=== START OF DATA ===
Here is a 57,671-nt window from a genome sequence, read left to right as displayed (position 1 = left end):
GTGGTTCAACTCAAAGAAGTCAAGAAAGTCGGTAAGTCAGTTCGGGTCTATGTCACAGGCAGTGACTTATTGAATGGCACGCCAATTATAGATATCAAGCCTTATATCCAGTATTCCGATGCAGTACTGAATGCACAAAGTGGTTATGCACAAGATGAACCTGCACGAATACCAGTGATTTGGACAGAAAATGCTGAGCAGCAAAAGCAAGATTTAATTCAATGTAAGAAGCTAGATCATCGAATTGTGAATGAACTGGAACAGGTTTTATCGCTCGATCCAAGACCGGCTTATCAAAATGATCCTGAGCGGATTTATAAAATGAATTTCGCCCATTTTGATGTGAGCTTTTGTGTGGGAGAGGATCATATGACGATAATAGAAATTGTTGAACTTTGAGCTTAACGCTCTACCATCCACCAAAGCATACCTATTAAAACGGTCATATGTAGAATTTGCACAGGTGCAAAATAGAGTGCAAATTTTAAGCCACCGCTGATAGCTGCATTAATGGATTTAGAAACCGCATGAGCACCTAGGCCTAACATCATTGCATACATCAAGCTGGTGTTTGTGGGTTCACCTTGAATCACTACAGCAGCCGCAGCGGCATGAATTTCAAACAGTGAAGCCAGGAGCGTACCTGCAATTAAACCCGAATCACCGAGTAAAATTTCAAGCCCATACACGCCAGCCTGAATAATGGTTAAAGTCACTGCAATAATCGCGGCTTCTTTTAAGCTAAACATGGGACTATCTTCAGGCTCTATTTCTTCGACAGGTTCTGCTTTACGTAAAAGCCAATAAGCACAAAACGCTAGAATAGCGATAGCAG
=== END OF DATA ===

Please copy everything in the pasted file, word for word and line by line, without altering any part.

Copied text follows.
Here is a 57,671-nt window from a genome sequence, read left to right as displayed (position 1 = left end):
GTGGTTCAACTCAAAGAAGTCAAGAAAGTCGGTAAGTCAGTTCGGGTCTATGTCACAGGCAGTGACTTATTGAATGGCACGCCAATTATAGATATCAAGCCTTATATCCAGTATTCCGATGCAGTACTGAATGCACAAAGTGGTTATGCACAAGATGAACCTGCACGAATACCAGTGATTTGGACAGAAAATGCTGAGCAGCAAAAGCAAGATTTAATTCAATGTAAGAAGCTAGATCATCGAATTGTGAATGAACTGGAACAGGTTTTATCGCTCGATCCAAGACCGGCTTATCAAAATGATCCTGAGCGGATTTATAAAATGAATTTCGCCCATTTTGATGTGAGCTTTTGTGTGGGAGAGGATCATATGACGATAATAGAAATTGTTGAACTTTGAGCTTAACGCTCTACCATCCACCAAAGCATACCTATTAAAACGGTCATATGTAGAATTTGCACAGGTGCAAAATAGAGTGCAAATTTTAAGCCACCGCTGATAGCTGCATTAATGGATTTAGAAACCGCATGAGCACCTAGGCCTAACATCATTGCATACATCAAGCTGGTGTTTGTGGGTTCACCTTGAATCACTACAGCAGCCGCAGCGGCATGAATTTCAAACAGTGAAGCCAGGAGCGTACCTGCAATTAAACCCGAATCACCGAGTAAAATTTCAAGCCCATACACGCCAGCCTGAATAATGGTTAAAGTCACTGCAATAATCGCGGCTTCTTTTAAGCTAAACATGGGACTATCTTCAGGCTCTATTTCTTCGACAGGTTCTGCTTTACGTAAAAGCCAATAAGCACAAAACGCTAGAATAGCGATAGCAG